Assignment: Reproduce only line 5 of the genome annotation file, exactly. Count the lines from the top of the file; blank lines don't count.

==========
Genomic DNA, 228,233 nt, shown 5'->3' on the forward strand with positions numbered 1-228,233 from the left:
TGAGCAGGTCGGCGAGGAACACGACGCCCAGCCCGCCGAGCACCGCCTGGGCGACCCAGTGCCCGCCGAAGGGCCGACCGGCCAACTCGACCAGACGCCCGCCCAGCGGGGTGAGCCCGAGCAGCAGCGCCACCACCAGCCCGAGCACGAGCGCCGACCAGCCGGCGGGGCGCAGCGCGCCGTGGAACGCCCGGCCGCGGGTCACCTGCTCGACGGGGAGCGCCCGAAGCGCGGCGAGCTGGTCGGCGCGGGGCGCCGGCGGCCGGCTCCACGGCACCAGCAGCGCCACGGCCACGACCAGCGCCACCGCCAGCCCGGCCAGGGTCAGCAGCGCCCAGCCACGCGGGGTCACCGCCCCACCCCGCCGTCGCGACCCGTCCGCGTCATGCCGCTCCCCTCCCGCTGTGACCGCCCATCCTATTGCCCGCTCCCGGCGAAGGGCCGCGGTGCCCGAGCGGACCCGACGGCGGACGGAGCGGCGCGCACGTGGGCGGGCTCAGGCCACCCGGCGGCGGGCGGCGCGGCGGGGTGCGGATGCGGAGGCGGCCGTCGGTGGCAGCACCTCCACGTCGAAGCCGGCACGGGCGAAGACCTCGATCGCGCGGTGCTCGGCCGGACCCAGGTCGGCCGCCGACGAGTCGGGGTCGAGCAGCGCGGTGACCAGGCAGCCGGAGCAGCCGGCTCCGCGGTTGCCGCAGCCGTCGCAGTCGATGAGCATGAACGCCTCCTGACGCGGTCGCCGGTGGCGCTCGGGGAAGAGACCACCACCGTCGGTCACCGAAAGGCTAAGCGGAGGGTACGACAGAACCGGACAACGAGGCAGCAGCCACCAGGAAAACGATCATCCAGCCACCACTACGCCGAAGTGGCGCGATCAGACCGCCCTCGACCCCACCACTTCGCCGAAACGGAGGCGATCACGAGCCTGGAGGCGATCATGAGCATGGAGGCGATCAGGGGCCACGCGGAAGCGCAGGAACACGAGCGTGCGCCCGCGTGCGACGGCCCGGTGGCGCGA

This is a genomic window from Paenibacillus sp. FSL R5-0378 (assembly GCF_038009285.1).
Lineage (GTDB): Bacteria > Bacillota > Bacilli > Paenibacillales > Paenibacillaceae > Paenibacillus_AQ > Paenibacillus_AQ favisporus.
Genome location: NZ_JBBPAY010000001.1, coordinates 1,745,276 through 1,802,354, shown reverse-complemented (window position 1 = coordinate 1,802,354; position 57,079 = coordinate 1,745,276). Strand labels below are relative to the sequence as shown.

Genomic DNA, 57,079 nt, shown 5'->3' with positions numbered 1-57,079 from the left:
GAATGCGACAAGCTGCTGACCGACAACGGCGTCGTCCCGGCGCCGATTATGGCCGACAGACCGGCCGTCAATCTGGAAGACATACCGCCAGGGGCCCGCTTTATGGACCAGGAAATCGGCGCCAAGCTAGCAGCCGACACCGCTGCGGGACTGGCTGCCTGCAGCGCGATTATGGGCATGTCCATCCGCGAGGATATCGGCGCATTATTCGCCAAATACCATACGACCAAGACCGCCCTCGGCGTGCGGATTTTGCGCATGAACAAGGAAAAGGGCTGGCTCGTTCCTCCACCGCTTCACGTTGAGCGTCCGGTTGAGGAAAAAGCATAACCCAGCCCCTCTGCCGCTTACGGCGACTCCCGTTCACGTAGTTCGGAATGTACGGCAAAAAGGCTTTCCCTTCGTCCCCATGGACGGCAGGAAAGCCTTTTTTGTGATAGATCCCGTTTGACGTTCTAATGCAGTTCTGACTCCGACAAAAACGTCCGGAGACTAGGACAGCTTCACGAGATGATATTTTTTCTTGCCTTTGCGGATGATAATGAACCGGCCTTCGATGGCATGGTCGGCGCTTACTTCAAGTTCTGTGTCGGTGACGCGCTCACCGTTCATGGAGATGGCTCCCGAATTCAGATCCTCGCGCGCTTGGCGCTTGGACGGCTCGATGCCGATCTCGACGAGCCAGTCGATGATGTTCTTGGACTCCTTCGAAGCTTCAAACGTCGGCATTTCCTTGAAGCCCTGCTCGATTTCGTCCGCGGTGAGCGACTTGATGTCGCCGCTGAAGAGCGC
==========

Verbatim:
Genome location: NZ_JBBPAY010000001.1, coordinates 1,745,276 through 1,802,354, shown reverse-complemented (window position 1 = coordinate 1,802,354; position 57,079 = coordinate 1,745,276). Strand labels below are relative to the sequence as shown.